Similarly, it’s worth updating to macOS 10.14.5 to protect against a security vulnerability called ZombieLoad, and if you’re still running 10.12 Sierra or 10.13 High Sierra, be sure to install Security Update 2019-003 for the same protection.
New iPod touch Gains the A10 Chip and a 256 GB Configuration
Finally, Apple showed a little love to the littlest iOS device, the diminutive iPod touch. In the new model, Apple swapped the old A8 chip for a faster A10 chip that promises up to twice the performance. That added performance enables the new iPod touch to support Group FaceTime calls and enhanced augmented reality (AR) games.
The only other change in the iPod touch is that Apple now sells a 256 GB configuration for $399, joining the 32 GB configuration at $199 and the 128 GB configuration for $299.
It’s that time of year again, when an Apple user’s thoughts drift to new versions of macOS, iOS, watchOS, and tvOS. Apple announced the new versions in June, and public betas have been available since. But once Apple makes macOS 10.14 Mojave, iOS 12, watchOS 5, and tvOS 12 available for free download, you’ll need to decide when to install each.
(Note that we say when and not if. There’s no harm in delaying major operating system upgrades until Apple has had a chance to squash early bugs. But waiting too long puts you at risk from security vulnerabilities and prevents you from taking advantage of new features. Plus, should you have to replace an Apple device unexpectedly, you will likely have to use the current operating system, which could be awkward if you weren’t ready.)
The hardest upgrade decision comes with macOS 10.14 Mojave. Whereas the last version of macOS—High Sierra—was a refinement upgrade that added few new features, Mojave introduces lots. Some people’s eyes will appreciate Dark mode, and the Dynamic Desktop changes subtly throughout the day. More practically, Stacks help organize files on cluttered Desktops, the Finder’s new Gallery view makes browsing images easier, and Quick Actions in the Finder’s Preview pane and in Quick Look let you work on files without even opening them. Apple significantly enhanced macOS’s screenshot and screen recording capabilities as well. And apps like Home, News, Stocks, and Voice Memos make the jump from iOS.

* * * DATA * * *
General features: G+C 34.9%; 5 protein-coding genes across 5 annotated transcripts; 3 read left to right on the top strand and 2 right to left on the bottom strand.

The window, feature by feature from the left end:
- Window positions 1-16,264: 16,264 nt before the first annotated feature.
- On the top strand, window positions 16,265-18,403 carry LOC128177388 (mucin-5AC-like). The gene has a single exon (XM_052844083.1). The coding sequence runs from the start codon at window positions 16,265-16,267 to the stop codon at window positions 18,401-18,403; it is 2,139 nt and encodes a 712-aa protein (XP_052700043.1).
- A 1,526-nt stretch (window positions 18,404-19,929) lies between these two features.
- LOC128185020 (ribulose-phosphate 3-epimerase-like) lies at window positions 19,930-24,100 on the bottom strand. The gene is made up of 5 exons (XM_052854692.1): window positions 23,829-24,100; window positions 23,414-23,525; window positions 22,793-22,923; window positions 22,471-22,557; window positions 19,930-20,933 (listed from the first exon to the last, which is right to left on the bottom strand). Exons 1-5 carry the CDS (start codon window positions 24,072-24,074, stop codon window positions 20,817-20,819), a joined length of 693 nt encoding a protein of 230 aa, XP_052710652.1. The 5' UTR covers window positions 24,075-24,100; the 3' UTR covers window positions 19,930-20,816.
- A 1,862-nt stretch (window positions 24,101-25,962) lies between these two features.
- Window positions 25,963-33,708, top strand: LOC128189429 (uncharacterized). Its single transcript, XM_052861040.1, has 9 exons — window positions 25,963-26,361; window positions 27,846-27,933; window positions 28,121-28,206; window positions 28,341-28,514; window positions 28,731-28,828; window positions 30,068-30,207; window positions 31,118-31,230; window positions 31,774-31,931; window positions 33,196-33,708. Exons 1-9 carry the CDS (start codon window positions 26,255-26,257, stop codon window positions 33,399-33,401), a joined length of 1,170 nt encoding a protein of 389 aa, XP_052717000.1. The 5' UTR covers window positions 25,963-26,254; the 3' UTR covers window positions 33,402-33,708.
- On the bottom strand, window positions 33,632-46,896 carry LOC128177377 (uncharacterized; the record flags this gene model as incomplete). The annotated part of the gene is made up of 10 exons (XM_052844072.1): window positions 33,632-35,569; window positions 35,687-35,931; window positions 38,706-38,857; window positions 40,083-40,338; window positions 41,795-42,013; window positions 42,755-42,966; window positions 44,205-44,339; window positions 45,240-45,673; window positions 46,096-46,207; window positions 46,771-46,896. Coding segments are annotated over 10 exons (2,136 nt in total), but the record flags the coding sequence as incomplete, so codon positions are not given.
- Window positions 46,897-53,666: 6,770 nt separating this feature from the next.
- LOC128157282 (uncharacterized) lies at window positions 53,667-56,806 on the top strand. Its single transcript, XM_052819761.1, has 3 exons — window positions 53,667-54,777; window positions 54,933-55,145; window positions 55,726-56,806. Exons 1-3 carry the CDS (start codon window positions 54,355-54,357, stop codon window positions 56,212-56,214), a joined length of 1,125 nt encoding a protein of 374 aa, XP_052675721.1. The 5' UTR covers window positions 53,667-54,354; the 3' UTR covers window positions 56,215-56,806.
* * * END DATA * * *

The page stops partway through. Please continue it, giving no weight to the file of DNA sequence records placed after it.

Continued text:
However, these features are bound to come with quirks and bugs, and Mojave’s new privacy and security controls may cause problems for older software. So we recommend waiting until at least version 10.14.1 or even 10.14.2 before upgrading. That gives you time to make sure your key apps are compatible with Mojave and for Apple to resolve any unanticipated problems.
iOS 12 is a different story, particularly if you have an older iPhone or iPad. That’s because Apple has focused on improving performance for such devices. If your device is bogging down, iOS 12 may give it a new lease on life. Also compelling is Screen Time, which helps you track your usage and set limits if you’re unhappy about how much time you spend giving Facebook your personal data. Screen Time even works for your entire family, so it could make dinner less device-intensive. A beefed-up Do Not Disturb lets you keep your iPhone from nagging you so much, and new features let you tamp down excessive notifications more easily. Finally, if you do the same things repeatedly, Siri Shortcuts can help you create your own Siri voice commands.